Stating the obvious to two decimal places

If you want to get on the front page of the BBC website and all over the news one morning then run an economic forecasting model with all the spurious accuracy and doubtful assumptions about our ability to predict economic behaviour that this implies. That is precisely what the National Institute for Economic and Social Research has achieved with the release of their latest forecast. In 2011, you might like to know, growth in net trade will contribute 1% to economic growth – or if you want the decimal point 1.2%. How do they know? I don’t think they do.

The news reports have particularly picked up that national income per head will not recover their 2008 levels until 2014. They may be right. But does this really matter? Should we not look for evidence in the data rather than try to model it with spurious accuracy? Or, as Hayek suggested, should we not look for “pattern predictions”. I have been saying for over a year that the pattern predictions for living standards look grim. But I don’t have a spurious model that will put a second decimal place in my estimates so I have no chance of appearing on the BBC website.

Forget economic growth for a moment and let us look at the possibilities for growth in consumption (the underlying purpose of economic activity). These are the factors that make me wonder whether we will have stagnant consumption for a generation:

● The fact that the economy will take a few years to recover in national income terms.

● The “reconstruction” that households need to undertake to their balance sheets due to the high level of consumption.

● The higher level of saving that the next generation will probably undertake (certainly relative to recent levels of zero).

● The growth in government spending and regulation that will lower trend growth rate.

● The servicing of the huge level of government debt.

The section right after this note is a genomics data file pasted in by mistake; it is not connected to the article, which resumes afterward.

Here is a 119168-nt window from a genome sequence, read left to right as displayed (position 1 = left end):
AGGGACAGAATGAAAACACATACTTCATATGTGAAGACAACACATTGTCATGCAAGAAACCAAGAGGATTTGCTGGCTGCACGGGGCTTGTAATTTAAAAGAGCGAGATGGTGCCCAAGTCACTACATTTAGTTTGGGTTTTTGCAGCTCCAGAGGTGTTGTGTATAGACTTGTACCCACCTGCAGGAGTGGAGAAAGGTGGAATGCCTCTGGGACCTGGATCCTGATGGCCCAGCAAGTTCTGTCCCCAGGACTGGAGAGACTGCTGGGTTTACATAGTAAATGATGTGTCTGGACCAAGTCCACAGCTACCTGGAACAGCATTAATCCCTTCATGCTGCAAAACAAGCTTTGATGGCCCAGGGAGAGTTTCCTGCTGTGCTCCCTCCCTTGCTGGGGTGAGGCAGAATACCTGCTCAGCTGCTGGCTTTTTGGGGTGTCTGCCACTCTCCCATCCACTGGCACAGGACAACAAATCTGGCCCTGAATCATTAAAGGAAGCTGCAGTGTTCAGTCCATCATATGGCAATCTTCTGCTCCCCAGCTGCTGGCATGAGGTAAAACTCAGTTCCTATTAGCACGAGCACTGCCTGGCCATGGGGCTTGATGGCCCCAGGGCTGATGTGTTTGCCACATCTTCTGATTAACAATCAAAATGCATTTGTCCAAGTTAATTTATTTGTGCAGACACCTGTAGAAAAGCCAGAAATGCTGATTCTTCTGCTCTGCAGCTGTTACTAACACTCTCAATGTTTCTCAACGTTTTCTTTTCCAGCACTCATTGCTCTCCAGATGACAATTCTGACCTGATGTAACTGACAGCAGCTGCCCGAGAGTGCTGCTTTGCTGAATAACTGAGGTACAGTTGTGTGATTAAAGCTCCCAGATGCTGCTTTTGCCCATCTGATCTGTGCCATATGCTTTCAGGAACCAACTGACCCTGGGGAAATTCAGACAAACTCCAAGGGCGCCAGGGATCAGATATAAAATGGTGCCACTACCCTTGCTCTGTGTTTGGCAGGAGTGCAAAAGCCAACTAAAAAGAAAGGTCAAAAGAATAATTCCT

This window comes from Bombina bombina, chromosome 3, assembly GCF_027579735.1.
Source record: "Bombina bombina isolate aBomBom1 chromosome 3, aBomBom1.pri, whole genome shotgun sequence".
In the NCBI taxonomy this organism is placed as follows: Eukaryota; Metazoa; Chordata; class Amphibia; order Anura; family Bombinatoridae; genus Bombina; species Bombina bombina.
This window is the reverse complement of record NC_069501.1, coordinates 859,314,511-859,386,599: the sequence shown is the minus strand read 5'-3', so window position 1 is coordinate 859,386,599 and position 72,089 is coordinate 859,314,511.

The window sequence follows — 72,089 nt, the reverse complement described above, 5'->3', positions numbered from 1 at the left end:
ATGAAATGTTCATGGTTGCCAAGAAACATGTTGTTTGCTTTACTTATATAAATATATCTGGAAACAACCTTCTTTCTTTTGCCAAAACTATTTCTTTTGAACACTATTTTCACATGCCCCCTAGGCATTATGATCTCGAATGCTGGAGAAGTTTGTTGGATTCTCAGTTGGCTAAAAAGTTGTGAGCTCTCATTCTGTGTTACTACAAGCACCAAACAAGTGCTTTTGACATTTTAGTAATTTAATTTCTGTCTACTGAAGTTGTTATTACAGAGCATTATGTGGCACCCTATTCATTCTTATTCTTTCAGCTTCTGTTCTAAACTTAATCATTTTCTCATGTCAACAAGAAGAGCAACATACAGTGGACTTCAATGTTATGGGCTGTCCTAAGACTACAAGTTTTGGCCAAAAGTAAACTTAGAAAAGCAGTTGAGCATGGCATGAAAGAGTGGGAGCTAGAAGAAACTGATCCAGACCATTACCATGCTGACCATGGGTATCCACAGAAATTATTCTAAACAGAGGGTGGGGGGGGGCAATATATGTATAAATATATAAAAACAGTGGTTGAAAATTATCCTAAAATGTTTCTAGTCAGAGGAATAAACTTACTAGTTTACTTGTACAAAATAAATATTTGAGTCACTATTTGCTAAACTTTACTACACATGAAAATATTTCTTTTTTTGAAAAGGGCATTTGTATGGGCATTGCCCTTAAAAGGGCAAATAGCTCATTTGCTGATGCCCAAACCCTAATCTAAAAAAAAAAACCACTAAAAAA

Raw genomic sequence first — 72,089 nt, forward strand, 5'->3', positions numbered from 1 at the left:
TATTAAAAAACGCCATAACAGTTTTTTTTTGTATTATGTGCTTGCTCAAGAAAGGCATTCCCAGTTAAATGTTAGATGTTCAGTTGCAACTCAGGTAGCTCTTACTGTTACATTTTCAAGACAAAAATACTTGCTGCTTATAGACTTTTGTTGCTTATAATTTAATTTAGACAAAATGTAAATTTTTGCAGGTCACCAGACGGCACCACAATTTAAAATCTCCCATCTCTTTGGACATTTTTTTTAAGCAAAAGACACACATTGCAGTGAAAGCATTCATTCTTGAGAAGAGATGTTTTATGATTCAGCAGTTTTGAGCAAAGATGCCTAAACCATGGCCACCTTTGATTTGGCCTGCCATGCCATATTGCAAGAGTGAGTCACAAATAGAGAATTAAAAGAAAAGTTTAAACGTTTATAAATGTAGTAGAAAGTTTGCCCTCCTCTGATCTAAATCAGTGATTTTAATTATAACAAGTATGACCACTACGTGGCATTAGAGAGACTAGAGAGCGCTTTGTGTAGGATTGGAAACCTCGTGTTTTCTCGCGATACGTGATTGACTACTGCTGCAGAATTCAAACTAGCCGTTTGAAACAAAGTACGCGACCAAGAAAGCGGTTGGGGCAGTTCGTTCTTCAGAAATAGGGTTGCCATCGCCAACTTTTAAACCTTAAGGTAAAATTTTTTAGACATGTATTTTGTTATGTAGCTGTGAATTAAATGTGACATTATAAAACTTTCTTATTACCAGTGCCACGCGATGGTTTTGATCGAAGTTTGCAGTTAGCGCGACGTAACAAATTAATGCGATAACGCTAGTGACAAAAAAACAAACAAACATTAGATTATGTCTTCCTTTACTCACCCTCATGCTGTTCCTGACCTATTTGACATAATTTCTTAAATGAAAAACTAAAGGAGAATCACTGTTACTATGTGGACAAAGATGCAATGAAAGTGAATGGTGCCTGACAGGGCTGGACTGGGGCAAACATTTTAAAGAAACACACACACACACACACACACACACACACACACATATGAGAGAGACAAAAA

● A welfare and tax system that (relatively speaking) penalises those who save and, more generally, make proper provision for their children – something that will continue to lead to high levels of workless households with children.

● The ageing of the population (which will really begin to bite when the other things are sorted out – if they are sorted out) and all that implies for state pensions, public sector pensions and state spending on health.

Now there is a fine line between drawing inference from the data (rather than running it through formal models) and just arm waving and indulging in “do-it-yourself-economics”, so we do have to think analytically about these issues too. Sadly that gives me no grounds for comfort. Economic problems can be overcome by an efficient working of the price mechanism, by innovation and by entrepreneurship. However, the issues I point to above all inhibit the very mechanisms that are so reliable in overcoming our economic problems. Nevertheless, within the room for manoeuvre that the government gives individuals, people will no doubt be resourceful at improving their lot in life as best they can.

In his book ‘On the Accuracy of Economic Observations’, Oskar Morgenstern said that in Great Britain as in the United States and elsewhere, national income statistics are still being taken at their face value and interpreted as if their accuracy compared favourably with that of the measurement of the speed of light.He also cast serious doubt on the usefulness of national income figures for business cycle analysis. He said the idea that quarterly figures of national income could be obtained without appreciable error is nothing short of grotesque.His book inspired my own recent effort, ‘Margins of Error in Accounting’ a ‘profession’ where the same kind of nonsense prevails.

In his book ‘On the Accuracy of Economic Observations’, Oskar Morgenstern said that in Great Britain as in the United States and elsewhere, national income statistics are still being taken at their face value and interpreted as if their accuracy compared favourably with that of the measurement of the speed of light.He also cast serious doubt on the usefulness of national income figures for business cycle analysis. He said the idea that quarterly figures of national income could be obtained without appreciable error is nothing short of grotesque.His book inspired my own recent effort, ‘Margins of Error in Accounting’ a ‘profession’ where the same kind of nonsense prevails.

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